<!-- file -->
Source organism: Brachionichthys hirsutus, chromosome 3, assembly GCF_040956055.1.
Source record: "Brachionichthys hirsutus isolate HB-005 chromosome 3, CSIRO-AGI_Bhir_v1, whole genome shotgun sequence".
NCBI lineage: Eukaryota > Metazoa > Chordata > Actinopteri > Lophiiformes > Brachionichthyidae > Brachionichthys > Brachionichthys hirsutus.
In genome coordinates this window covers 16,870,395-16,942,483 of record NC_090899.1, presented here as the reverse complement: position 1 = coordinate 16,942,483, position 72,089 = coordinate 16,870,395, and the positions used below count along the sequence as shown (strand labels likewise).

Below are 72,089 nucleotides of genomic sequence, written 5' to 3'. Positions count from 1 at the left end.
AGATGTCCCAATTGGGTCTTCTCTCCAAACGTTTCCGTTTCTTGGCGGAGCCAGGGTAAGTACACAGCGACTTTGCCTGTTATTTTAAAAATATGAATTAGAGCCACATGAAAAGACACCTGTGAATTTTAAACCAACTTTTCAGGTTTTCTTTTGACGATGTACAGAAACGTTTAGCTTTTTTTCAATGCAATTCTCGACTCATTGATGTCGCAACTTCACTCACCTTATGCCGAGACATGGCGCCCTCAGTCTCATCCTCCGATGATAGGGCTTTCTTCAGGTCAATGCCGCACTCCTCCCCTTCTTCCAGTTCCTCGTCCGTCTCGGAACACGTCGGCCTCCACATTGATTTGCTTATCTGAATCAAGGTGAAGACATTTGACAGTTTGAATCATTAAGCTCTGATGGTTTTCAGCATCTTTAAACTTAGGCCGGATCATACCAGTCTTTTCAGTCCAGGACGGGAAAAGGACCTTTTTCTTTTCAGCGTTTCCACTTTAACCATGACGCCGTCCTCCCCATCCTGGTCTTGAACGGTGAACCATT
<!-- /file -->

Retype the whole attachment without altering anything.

Source organism: Brachionichthys hirsutus, chromosome 3, assembly GCF_040956055.1.
Source record: "Brachionichthys hirsutus isolate HB-005 chromosome 3, CSIRO-AGI_Bhir_v1, whole genome shotgun sequence".
NCBI lineage: Eukaryota > Metazoa > Chordata > Actinopteri > Lophiiformes > Brachionichthyidae > Brachionichthys > Brachionichthys hirsutus.
In genome coordinates this window covers 16,870,395-16,942,483 of record NC_090899.1, presented here as the reverse complement: position 1 = coordinate 16,942,483, position 72,089 = coordinate 16,870,395, and the positions used below count along the sequence as shown (strand labels likewise).

Below are 72,089 nucleotides of genomic sequence, written 5' to 3'. Positions count from 1 at the left end.
AGATGTCCCAATTGGGTCTTCTCTCCAAACGTTTCCGTTTCTTGGCGGAGCCAGGGTAAGTACACAGCGACTTTGCCTGTTATTTTAAAAATATGAATTAGAGCCACATGAAAAGACACCTGTGAATTTTAAACCAACTTTTCAGGTTTTCTTTTGACGATGTACAGAAACGTTTAGCTTTTTTTCAATGCAATTCTCGACTCATTGATGTCGCAACTTCACTCACCTTATGCCGAGACATGGCGCCCTCAGTCTCATCCTCCGATGATAGGGCTTTCTTCAGGTCAATGCCGCACTCCTCCCCTTCTTCCAGTTCCTCGTCCGTCTCGGAACACGTCGGCCTCCACATTGATTTGCTTATCTGAATCAAGGTGAAGACATTTGACAGTTTGAATCATTAAGCTCTGATGGTTTTCAGCATCTTTAAACTTAGGCCGGATCATACCAGTCTTTTCAGTCCAGGACGGGAAAAGGACCTTTTTCTTTTCAGCGTTTCCACTTTAACCATGACGCCGTCCTCCCCATCCTGGTCTTGAACGGTGAACCATT